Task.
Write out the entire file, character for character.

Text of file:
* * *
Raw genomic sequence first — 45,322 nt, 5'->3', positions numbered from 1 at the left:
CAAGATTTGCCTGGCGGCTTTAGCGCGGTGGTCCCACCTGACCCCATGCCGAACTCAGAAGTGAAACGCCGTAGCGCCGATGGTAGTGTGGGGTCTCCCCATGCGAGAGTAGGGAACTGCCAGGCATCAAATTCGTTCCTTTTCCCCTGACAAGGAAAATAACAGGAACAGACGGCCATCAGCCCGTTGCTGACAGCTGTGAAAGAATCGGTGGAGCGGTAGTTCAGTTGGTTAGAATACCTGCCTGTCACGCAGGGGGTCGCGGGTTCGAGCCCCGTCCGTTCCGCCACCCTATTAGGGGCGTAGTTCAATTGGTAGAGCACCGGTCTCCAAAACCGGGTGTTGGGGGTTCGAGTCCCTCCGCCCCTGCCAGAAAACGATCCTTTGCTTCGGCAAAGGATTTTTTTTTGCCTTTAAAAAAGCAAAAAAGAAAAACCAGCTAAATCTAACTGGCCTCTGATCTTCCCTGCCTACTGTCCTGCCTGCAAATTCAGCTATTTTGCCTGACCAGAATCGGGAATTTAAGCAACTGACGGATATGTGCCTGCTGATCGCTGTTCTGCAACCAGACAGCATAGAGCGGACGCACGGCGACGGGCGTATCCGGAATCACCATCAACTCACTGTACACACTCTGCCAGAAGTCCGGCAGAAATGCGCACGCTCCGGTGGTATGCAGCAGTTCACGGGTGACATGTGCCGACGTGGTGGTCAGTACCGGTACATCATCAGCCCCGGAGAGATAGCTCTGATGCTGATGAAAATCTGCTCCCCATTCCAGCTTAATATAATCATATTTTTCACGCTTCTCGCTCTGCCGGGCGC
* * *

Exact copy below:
Raw genomic sequence first — 45,322 nt, 5'->3', positions numbered from 1 at the left:
CAAGATTTGCCTGGCGGCTTTAGCGCGGTGGTCCCACCTGACCCCATGCCGAACTCAGAAGTGAAACGCCGTAGCGCCGATGGTAGTGTGGGGTCTCCCCATGCGAGAGTAGGGAACTGCCAGGCATCAAATTCGTTCCTTTTCCCCTGACAAGGAAAATAACAGGAACAGACGGCCATCAGCCCGTTGCTGACAGCTGTGAAAGAATCGGTGGAGCGGTAGTTCAGTTGGTTAGAATACCTGCCTGTCACGCAGGGGGTCGCGGGTTCGAGCCCCGTCCGTTCCGCCACCCTATTAGGGGCGTAGTTCAATTGGTAGAGCACCGGTCTCCAAAACCGGGTGTTGGGGGTTCGAGTCCCTCCGCCCCTGCCAGAAAACGATCCTTTGCTTCGGCAAAGGATTTTTTTTTGCCTTTAAAAAAGCAAAAAAGAAAAACCAGCTAAATCTAACTGGCCTCTGATCTTCCCTGCCTACTGTCCTGCCTGCAAATTCAGCTATTTTGCCTGACCAGAATCGGGAATTTAAGCAACTGACGGATATGTGCCTGCTGATCGCTGTTCTGCAACCAGACAGCATAGAGCGGACGCACGGCGACGGGCGTATCCGGAATCACCATCAACTCACTGTACACACTCTGCCAGAAGTCCGGCAGAAATGCGCACGCTCCGGTGGTATGCAGCAGTTCACGGGTGACATGTGCCGACGTGGTGGTCAGTACCGGTACATCATCAGCCCCGGAGAGATAGCTCTGATGCTGATGAAAATCTGCTCCCCATTCCAGCTTAATATAATCATATTTTTCACGCTTCTCGCTCTGCCGGGCGC